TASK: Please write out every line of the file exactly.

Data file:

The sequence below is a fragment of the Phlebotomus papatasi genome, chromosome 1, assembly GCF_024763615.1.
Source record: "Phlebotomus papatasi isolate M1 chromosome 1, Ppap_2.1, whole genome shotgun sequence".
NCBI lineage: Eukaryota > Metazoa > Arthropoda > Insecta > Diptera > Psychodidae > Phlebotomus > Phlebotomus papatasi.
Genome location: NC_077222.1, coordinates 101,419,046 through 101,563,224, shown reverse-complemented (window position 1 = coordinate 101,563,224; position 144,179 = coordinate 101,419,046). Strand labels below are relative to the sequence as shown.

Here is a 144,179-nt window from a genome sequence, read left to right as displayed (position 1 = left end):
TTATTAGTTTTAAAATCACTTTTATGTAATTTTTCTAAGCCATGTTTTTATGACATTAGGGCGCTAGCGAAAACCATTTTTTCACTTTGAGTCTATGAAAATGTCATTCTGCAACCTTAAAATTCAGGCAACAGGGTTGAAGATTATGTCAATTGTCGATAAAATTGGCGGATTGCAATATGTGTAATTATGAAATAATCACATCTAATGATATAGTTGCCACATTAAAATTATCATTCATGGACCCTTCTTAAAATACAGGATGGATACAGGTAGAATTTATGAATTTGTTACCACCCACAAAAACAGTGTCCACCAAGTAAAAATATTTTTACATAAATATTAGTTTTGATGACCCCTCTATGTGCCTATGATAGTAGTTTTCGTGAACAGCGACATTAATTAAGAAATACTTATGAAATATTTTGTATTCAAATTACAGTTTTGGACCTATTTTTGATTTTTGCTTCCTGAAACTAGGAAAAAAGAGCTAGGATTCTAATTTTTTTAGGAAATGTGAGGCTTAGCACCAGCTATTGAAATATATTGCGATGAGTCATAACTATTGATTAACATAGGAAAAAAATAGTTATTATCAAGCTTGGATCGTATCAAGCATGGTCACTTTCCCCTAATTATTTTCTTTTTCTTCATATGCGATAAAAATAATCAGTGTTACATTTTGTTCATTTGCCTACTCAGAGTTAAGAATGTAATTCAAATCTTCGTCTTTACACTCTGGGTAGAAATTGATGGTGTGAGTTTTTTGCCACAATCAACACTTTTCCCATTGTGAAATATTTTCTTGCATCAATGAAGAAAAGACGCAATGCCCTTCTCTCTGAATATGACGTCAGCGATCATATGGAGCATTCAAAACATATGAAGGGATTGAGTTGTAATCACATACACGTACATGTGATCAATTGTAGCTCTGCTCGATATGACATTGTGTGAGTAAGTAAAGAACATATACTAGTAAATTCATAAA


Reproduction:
The sequence below is a fragment of the Phlebotomus papatasi genome, chromosome 1, assembly GCF_024763615.1.
Source record: "Phlebotomus papatasi isolate M1 chromosome 1, Ppap_2.1, whole genome shotgun sequence".
NCBI lineage: Eukaryota > Metazoa > Arthropoda > Insecta > Diptera > Psychodidae > Phlebotomus > Phlebotomus papatasi.
Genome location: NC_077222.1, coordinates 101,419,046 through 101,563,224, shown reverse-complemented (window position 1 = coordinate 101,563,224; position 144,179 = coordinate 101,419,046). Strand labels below are relative to the sequence as shown.

Here is a 144,179-nt window from a genome sequence, read left to right as displayed (position 1 = left end):
TTATTAGTTTTAAAATCACTTTTATGTAATTTTTCTAAGCCATGTTTTTATGACATTAGGGCGCTAGCGAAAACCATTTTTTCACTTTGAGTCTATGAAAATGTCATTCTGCAACCTTAAAATTCAGGCAACAGGGTTGAAGATTATGTCAATTGTCGATAAAATTGGCGGATTGCAATATGTGTAATTATGAAATAATCACATCTAATGATATAGTTGCCACATTAAAATTATCATTCATGGACCCTTCTTAAAATACAGGATGGATACAGGTAGAATTTATGAATTTGTTACCACCCACAAAAACAGTGTCCACCAAGTAAAAATATTTTTACATAAATATTAGTTTTGATGACCCCTCTATGTGCCTATGATAGTAGTTTTCGTGAACAGCGACATTAATTAAGAAATACTTATGAAATATTTTGTATTCAAATTACAGTTTTGGACCTATTTTTGATTTTTGCTTCCTGAAACTAGGAAAAAAGAGCTAGGATTCTAATTTTTTTAGGAAATGTGAGGCTTAGCACCAGCTATTGAAATATATTGCGATGAGTCATAACTATTGATTAACATAGGAAAAAAATAGTTATTATCAAGCTTGGATCGTATCAAGCATGGTCACTTTCCCCTAATTATTTTCTTTTTCTTCATATGCGATAAAAATAATCAGTGTTACATTTTGTTCATTTGCCTACTCAGAGTTAAGAATGTAATTCAAATCTTCGTCTTTACACTCTGGGTAGAAATTGATGGTGTGAGTTTTTTGCCACAATCAACACTTTTCCCATTGTGAAATATTTTCTTGCATCAATGAAGAAAAGACGCAATGCCCTTCTCTCTGAATATGACGTCAGCGATCATATGGAGCATTCAAAACATATGAAGGGATTGAGTTGTAATCACATACACGTACATGTGATCAATTGTAGCTCTGCTCGATATGACATTGTGTGAGTAAGTAAAGAACATATACTAGTAAATTCATAAA